The Cuban National Report, which has been prepared on the 20th anniversary of the Fourth World Conference on Women, highlights the failure to reflect gender gaps in statistical data and little or no use of special tools by justice operators to identify acts of discrimination.
Norma Vasallo, head of the Women’s Chair at the University of Havana, said, however, that the most important thing is to assess the local context in Cuba today.
«We cannot anticipate the impact of the changes that are being introduced into the economic and social model. Some of them may negatively affect women’s progress in the last couple of decades,» she added.
The process to update the economic model in place has sought to increase efficiency, productivity and production, while reducing jobs in the state sector.
Women make up 48 percent of workers in this sector, according to the National Office of Statistics and Information (ONEI).
Its 2013 Statistical Yearbook, which was published last year, revealed that the unemployment rate among women had moved from two percent in 2008 up to 3.5 percent in 2013.
«Women’s access to employment, education and public life should not be seen as an absolute victory,» stressed Mayda Álvarez, director of the Women’s Study Center at the Federation of Cuban Women (FMC).
«Women are hardly represented in some economic sectors and in decision-making, and are still overburdened with household chores,» she noted.
Twenty years ago
«By the time the Beijing Platform for Action was adopted, Cuba had already met most of its strategic goals,» Álvarez told SEMlac.
They included access to reproductive and sexual health services, as well as technical and professional opportunities for women.
An Action Plan was adopted in 1997 to follow-up Beijing decisions and recommendations.
The 3rd Follow-up Seminar, which was held in May 2013 in Havana with the support of the Spanish Agency for International Development Cooperation, identified 49 recommendations to be considered in the future.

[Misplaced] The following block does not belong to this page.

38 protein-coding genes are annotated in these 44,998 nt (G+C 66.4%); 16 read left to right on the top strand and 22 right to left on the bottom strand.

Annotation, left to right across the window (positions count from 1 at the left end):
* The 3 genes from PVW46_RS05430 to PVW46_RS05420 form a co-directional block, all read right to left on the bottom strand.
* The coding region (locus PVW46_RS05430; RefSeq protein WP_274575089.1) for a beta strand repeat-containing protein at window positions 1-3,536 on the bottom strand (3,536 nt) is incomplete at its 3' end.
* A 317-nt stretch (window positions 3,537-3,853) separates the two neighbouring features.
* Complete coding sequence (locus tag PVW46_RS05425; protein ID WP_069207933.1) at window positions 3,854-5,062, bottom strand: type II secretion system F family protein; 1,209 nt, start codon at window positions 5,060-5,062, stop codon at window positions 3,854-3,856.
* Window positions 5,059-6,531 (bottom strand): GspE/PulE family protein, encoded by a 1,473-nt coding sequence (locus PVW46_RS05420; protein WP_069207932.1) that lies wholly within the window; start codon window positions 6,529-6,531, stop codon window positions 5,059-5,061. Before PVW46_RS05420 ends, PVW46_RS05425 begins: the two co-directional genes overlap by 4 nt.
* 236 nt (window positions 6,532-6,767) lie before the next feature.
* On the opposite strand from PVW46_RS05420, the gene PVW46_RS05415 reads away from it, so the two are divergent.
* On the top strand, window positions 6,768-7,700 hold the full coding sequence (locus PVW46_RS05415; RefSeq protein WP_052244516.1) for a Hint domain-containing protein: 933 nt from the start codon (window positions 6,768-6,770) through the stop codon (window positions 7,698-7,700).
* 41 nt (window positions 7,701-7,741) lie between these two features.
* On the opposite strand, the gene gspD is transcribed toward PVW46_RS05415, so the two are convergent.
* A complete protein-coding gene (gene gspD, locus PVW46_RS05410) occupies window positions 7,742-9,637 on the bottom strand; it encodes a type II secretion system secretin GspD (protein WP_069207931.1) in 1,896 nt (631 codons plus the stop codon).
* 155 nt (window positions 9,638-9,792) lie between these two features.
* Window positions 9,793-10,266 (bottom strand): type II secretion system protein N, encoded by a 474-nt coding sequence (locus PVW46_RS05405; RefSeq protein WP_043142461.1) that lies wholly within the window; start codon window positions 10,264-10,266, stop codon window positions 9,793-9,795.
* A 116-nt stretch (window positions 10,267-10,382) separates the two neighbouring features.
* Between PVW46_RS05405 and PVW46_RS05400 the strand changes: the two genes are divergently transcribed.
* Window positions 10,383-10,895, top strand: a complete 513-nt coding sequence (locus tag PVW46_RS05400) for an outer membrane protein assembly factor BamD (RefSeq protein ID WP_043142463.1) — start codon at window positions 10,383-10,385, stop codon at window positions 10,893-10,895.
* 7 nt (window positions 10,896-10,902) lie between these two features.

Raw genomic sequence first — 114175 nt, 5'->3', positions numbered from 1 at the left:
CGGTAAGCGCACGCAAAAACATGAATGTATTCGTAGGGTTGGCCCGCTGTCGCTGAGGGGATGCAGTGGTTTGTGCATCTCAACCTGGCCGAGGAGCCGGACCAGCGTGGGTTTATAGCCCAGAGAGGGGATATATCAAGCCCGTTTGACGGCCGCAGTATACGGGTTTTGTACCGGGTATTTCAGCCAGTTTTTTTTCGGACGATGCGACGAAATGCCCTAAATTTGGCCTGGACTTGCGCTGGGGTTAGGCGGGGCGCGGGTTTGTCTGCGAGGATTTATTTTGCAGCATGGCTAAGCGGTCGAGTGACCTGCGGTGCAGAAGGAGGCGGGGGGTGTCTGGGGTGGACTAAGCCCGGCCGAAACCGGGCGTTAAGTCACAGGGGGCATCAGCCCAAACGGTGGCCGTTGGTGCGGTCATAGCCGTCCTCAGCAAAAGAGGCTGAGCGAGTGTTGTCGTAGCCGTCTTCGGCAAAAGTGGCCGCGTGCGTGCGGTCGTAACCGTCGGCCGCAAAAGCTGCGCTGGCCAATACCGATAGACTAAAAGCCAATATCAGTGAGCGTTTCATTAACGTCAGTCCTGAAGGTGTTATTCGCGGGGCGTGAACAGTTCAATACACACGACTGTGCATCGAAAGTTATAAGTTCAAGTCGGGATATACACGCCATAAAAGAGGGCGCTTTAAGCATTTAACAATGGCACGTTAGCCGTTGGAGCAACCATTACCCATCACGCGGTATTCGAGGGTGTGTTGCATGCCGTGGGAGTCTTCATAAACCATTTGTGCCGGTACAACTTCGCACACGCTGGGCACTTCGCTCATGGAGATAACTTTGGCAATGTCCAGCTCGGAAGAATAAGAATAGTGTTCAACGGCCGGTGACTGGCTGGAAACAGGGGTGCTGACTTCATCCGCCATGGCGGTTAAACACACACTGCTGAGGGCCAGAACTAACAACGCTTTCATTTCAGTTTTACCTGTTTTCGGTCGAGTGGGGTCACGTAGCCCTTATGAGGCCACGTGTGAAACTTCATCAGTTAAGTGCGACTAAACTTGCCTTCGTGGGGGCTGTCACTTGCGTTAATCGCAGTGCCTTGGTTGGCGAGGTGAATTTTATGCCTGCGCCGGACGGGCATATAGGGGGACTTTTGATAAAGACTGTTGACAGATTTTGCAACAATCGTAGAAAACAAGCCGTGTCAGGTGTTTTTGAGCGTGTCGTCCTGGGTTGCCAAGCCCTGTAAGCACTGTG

They covered the recognition of women’s contribution to agricultural production and access to managerial positions.
A look at the legislation
They underscored the need to incorporate violence against women into laws, and devise and implement a comprehensive violence prevention, detection and control system.
The latest Cuban report recognizes that the legislation in force has not always provided for the development and implementation of effective gender and family violence coping strategies.
Psychiatrist Ada Alfonso feels that laws have traditionally been based on patriarchal, man-centered conceptions.
The new Family Code, which was passed in late 2013, highlighted the need to apply the gender approach to law-making processes.
This included the protection of the rights of lesbians, gays, bisexuals and transsexuals (LGBTs) and HIV-positive people, and the use of non-sexist, inclusive language.
The bills that were submitted to parliament in connection with free sexual orientation and gender identity were supported by some MPs and rejected by others.
«The new code is the first local legislation explicitly protecting the labor rights of homosexuals,» Francisco Rodríguez, a reporter, blogger and sexual-rights activist, recalled.
Vasallo believes that another important challenge has to do with changes in family life, especially in role-playing at home.
«Family care and support services fail to meet current needs,» the National Report indicated.
«There is an imperative need to build upon the lessons learnt and devise ways and means to deal with new gaps,» she concluded.